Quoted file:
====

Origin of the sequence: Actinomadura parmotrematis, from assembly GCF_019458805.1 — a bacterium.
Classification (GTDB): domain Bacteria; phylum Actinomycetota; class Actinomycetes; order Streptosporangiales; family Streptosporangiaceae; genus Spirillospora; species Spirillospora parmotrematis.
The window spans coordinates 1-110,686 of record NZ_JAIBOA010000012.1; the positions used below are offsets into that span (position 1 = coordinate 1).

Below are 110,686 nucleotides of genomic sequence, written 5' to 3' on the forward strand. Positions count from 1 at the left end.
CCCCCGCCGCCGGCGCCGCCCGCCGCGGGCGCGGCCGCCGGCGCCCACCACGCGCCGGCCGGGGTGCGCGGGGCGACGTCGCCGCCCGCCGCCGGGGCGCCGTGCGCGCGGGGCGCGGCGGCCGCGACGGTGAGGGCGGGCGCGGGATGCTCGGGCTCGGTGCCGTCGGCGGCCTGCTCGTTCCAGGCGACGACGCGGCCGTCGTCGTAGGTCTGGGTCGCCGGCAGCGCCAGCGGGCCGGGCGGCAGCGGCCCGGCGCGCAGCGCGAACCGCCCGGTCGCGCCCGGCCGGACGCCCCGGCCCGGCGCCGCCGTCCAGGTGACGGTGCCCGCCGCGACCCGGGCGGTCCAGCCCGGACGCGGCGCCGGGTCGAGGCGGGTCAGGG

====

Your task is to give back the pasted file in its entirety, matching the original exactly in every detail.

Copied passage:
Origin of the sequence: Actinomadura parmotrematis, from assembly GCF_019458805.1 — a bacterium.
Classification (GTDB): domain Bacteria; phylum Actinomycetota; class Actinomycetes; order Streptosporangiales; family Streptosporangiaceae; genus Spirillospora; species Spirillospora parmotrematis.
The window spans coordinates 1-110,686 of record NZ_JAIBOA010000012.1; the positions used below are offsets into that span (position 1 = coordinate 1).

Below are 110,686 nucleotides of genomic sequence, written 5' to 3' on the forward strand. Positions count from 1 at the left end.
CCCCCGCCGCCGGCGCCGCCCGCCGCGGGCGCGGCCGCCGGCGCCCACCACGCGCCGGCCGGGGTGCGCGGGGCGACGTCGCCGCCCGCCGCCGGGGCGCCGTGCGCGCGGGGCGCGGCGGCCGCGACGGTGAGGGCGGGCGCGGGATGCTCGGGCTCGGTGCCGTCGGCGGCCTGCTCGTTCCAGGCGACGACGCGGCCGTCGTCGTAGGTCTGGGTCGCCGGCAGCGCCAGCGGGCCGGGCGGCAGCGGCCCGGCGCGCAGCGCGAACCGCCCGGTCGCGCCCGGCCGGACGCCCCGGCCCGGCGCCGCCGTCCAGGTGACGGTGCCCGCCGCGACCCGGGCGGTCCAGCCCGGACGCGGCGCCGGGTCGAGGCGGGTCAGGG